Asia Defense

Is the US Navy Too Weak to Fight in the Asia-Pacific?

Recent Features

Asia Defense

Is the US Navy Too Weak to Fight in the Asia-Pacific?

The U.S. Navy’s 30-year shipbuilding plan does not meet requirements for amphibious warfare in the Pacific.

Is the US Navy Too Weak to Fight in the Asia-Pacific?
Credit: U.S. Navy

The U.S. Navy and Marine Corps do not have enough amphibious assault ships to conduct full-scale combat operations in the Asia-Pacific region, according to a retired senior U.S. military official quoted in National Defense Magazine.

“Shipbuilding — we never get it right. … We need to start getting it right,” retired Marine Corps Lieutenant-General Thomas Conant, the former deputy commander of the U.S. Pacific Command, told an audience during a panel discussion in Washington, D.C., National Defense Magazine reports.

The reason is simple. The U.S. Navy’s fiscal year 2016 30-year shipbuilding plan does not take into account the U.S. Navy’s and Marine Corps’ capability requirements for executing an “opposed amphibious assault” with two Marine expeditionary brigades (each brigade consists of roughly 14,000 men) in the event of war.

According to U.S. Navy plans, conducting such combat operations would require a fleet of 38 vessels rather than the 30 amphibious assault ships currently in service. However, due to fiscal constraints, the navy compromised, requesting a mere 34 ships in the latest 30-year shipbuilding plan.

“If 38 ships is the requirement … in the most engaging and most hard-to-fight plan, then that’s a reality. It’s not just a Marine Corps requirement. It’s a requirement for the nation and we ought to think about how we’re going to approach that,” Conant stated.

While the difference between 38 and 34 ships seems negligible, one of the consequences, among other things, is that the Marine Corps will face difficulties in the future to adequately train for all of the different types of missions that it might need to perform over the next years in the Asia-Pacific.

Conant noted that other ships (such as maritime prepositioning vessels) could be used to substitute for amphibious assault ships in, for example, disaster relief operations or other peaceful engagements. However, during combat operations “you better have your amphibious capability,” he emphasized.(Maritime prepositioning ships have no defensive capabilities.)

Fewer available ships also result in longer deployment cycles, which is ultimately not sustainable because they wear out both ships and personnel, as Eric Labs, an analyst with the Congressional Budget Office, noted.

“The Navy recognized that this cannot go on forever and will be moving the amphibious force to the optimized fleet response plan, which is a cycle of 36 months to include a seven-month deployment,” he said. However, this new fleet response plan will additionally limit the number of ships available, according to Labs:

The amount of presence provided by the ships in San Diego will fall from about four today, which is nine months out of a 27-month cycle to a little more than two ships, which is seven months out of a 36-month cycle. You can’t maintain a second ARG [amphibious ready group] in the region with San Diego-based ships alone.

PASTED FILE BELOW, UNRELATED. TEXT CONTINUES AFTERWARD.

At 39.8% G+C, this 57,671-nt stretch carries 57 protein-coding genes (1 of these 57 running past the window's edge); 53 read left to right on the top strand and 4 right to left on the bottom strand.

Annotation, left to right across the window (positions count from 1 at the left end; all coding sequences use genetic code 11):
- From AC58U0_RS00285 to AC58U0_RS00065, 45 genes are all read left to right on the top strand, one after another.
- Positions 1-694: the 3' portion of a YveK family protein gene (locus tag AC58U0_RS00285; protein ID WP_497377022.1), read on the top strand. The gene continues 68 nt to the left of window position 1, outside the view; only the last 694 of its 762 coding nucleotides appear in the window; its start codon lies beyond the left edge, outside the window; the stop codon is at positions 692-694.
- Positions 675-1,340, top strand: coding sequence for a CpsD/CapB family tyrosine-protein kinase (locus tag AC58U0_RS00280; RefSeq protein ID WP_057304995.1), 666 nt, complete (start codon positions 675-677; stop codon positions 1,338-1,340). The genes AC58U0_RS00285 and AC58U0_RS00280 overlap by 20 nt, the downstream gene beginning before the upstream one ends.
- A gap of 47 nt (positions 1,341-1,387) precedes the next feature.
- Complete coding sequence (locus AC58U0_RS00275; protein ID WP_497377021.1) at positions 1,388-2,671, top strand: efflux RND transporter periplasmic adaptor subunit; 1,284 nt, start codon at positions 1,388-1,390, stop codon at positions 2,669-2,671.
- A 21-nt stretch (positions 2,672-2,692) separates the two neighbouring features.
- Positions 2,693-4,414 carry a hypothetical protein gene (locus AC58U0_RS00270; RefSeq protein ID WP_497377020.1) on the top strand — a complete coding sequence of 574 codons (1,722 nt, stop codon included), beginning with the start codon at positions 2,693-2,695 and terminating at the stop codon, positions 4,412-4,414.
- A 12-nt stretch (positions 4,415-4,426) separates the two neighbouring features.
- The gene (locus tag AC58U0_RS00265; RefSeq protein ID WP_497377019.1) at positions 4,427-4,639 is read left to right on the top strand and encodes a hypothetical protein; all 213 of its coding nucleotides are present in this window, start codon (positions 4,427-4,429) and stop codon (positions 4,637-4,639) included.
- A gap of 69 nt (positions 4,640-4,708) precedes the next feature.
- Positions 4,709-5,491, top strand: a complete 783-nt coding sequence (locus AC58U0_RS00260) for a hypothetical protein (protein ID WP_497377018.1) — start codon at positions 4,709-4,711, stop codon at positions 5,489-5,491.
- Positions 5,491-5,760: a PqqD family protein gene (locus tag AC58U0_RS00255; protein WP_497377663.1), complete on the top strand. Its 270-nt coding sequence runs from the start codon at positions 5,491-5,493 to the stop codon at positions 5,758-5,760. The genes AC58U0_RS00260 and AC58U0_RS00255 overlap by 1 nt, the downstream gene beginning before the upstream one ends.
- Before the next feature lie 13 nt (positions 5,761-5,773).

Yet, it is also not even certain that the U.S. Navy’s number of amphibious assault ships will, in fact, go up to 34 over the next few years, Labs emphasized:

[The] plan outlines a shipbuilding plan that is more expensive than what the Navy has received historically each year for the past 30 years. The Navy shipbuilding plan, as projected … would look to need $19 billion to $21 billion a year every year for the next 30 years.

The long-range naval battle force construction plan, if followed, would only foresee a fleet of 34 amphibious ships in the year 2022–six years from now. Also, according to Labs:

Amphibious ships are not the highest priority in the Navy or in Congress. New ballistic missile submarines are the Navy’s highest priority by the leadership’s own statements and that’s going to represent a very large amount of resource demand going forward from the early 2020s into the mid-2030s.

No other country in the world possesses a force of 30 amphibious assault ships, some of which are the size of other countries’ aircraft carriers (See: “US Navy Builds Largest Ever Amphibious Assault Ship for F-35 Fighters”). All in all, the U.S. Navy currently operates 272 ships – the largest and most powerful naval force in the world–and structured around its ten aircraft carrier strike groups.

The reason for the ostensible shortage of ships, next to a demanding forward deployment schedule,  is an ambitious U.S. war plan which calls for the decisive defeat of an adversary in one region, while denying “ the objectives of—or impose unacceptable risk on—a second aggressor in another region.” The three regions the U.S. Navy is currently forward deployed to are the Pacific, the Mediterranean and Europe, and the Indian Ocean/Middle East.

Given current fiscal realities, perhaps it is then time to revise naval battle plans. This, however, will be unlikely as long as a large portion of D.C. policymakers and Pentagon officials are affected by the “Gathering Storm Syndrome” (See: “What Hawks Have to Say About the US Navy’s New Maritime Strategy”), which is partially fueled by China’s growing naval power and Russia’s ambitious rearmament plans.